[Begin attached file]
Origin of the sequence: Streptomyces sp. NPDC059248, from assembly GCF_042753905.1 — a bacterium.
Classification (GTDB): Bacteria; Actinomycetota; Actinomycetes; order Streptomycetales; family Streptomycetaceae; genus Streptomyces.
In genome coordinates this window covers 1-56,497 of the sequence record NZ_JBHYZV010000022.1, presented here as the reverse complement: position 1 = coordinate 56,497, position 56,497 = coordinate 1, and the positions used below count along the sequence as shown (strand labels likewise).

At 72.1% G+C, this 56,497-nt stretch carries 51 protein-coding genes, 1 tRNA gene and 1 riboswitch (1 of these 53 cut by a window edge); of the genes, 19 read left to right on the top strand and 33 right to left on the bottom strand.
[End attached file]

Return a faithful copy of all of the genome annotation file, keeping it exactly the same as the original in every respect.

Origin of the sequence: Streptomyces sp. NPDC059248, from assembly GCF_042753905.1 — a bacterium.
Classification (GTDB): Bacteria; Actinomycetota; Actinomycetes; order Streptomycetales; family Streptomycetaceae; genus Streptomyces.
In genome coordinates this window covers 1-56,497 of the sequence record NZ_JBHYZV010000022.1, presented here as the reverse complement: position 1 = coordinate 56,497, position 56,497 = coordinate 1, and the positions used below count along the sequence as shown (strand labels likewise).

At 72.1% G+C, this 56,497-nt stretch carries 51 protein-coding genes, 1 tRNA gene and 1 riboswitch (1 of these 53 cut by a window edge); of the genes, 19 read left to right on the top strand and 33 right to left on the bottom strand.